Before the rise of digital and social media, brands could easily control their image by spending money on advertising. Less-informed consumers based their opinions of companies on the ads they ran, and if nothing too egregious came up in the news, that view could be mostly positive.
However, things are a little bit different now. Consumers face a barrage of news every day from traditional and social media sources about what companies are doing, and all that chatter greatly informs public opinion.
Companies can still try to improve their image through advertising, but too much negative press will now warp consumers’ brand perception regardless of how much money is spent. To illustrate the point, researchers at YouGov conducted a survey to see which brands improved and which declined in consumers’ eyes in 2016. The results were compiled from 1.2 million consumer interviews covering 1,500 different brands, with scores ranging from -100 to 100. The questions were designed to make participants consider all news sources.
“We poll people to consider advertising, but also what they’ve heard in the news media and social media, so it’s very broad,” said YouGov CEO Ted Marzilli.
Most improved brands of 2016
Marzilli points out that improvements in brand perception don’t necessarily indicate that a company is perceived positively by consumers.
For example, the most improved brand on YouGov’s ranking is RadioShack, which improved from a -8.2 score in 2015 to a -1.6 score in 2016. 2015 was a particularly bad year for the top performer due to its highly publicized bankruptcy and the closing of over 1,800 stores. Similarly, extremely negative perceptions of customer service in 2015 put Comcast’s rating at -6.4, but a lessening of consumer tensions on that front brought it up to -2.2 in 2016.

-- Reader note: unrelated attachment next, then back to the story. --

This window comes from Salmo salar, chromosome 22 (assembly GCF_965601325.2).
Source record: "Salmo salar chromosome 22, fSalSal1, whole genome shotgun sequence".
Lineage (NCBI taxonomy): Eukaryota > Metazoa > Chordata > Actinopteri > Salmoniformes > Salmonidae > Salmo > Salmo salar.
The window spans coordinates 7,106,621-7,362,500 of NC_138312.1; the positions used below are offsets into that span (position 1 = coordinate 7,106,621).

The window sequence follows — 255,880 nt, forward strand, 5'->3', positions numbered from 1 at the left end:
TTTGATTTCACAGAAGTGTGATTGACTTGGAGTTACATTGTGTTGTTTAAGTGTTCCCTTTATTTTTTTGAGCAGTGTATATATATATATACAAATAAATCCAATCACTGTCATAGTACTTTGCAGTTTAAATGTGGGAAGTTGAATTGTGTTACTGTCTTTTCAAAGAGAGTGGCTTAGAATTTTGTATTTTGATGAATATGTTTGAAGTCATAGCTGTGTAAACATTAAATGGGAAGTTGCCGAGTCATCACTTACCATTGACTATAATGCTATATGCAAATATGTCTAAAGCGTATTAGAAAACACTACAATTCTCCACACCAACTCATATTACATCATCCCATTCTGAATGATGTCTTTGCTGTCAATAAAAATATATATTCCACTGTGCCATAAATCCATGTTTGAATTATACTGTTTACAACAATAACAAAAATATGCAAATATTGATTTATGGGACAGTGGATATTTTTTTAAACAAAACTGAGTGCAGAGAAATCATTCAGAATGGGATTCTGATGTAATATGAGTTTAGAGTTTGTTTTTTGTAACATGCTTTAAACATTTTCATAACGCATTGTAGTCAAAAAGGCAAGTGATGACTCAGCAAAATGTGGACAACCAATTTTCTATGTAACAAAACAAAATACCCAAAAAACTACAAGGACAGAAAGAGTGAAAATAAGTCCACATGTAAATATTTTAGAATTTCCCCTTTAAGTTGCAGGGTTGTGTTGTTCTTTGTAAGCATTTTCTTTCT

However, other companies on the top 10 list are seeing solid, positive growth in brand perception. Ride-sharing service Uber came in second on the list, rising from a 0.2 score in 2015 to a 4.6 score in 2016. Facebook continued to climb in consumers’ esteem, rising 3.9 points year-over-year, and Nike improved 3.1 points to a score of 19.0. The full top ten list can be seen below.
Biggest brand busts of 2016
The companies with the worst brand perception in 2016 all suffer from negative news that came out about them in the past year or so. The biggest drop came from Chipotle, which went from a 4.2 score in 2015 to a -8.1 score in 2016, mostly due to the E. coli and food safety scandals it suffered through.
Wells Fargo came in second on the list, dropping from a score of 2.6 in 2015 to -8.2 in 2016 – due most likely to the scandal that involved millions of fake customer accounts. Wells Fargo Advisors came in fifth on the list, dropping from a score of 1.6 to -4.2.
Samsung came in third on the list after it was discovered that its new Galaxy Note 7 phones had a tendency to catch fire, dropping from a score of 22.8 in 2015 to 15.1 in 2016. Trump Taj Mahal came in at fourth on the list after it shut down in October, falling from a -3.2 score in 2015 to -9.7 in 2016. However, negative views of Donald Trump and his political run for president likely affected the score.
Note: An earlier version of this story mistakenly connected Chipotle with ebola. This has been corrected to E. coli.
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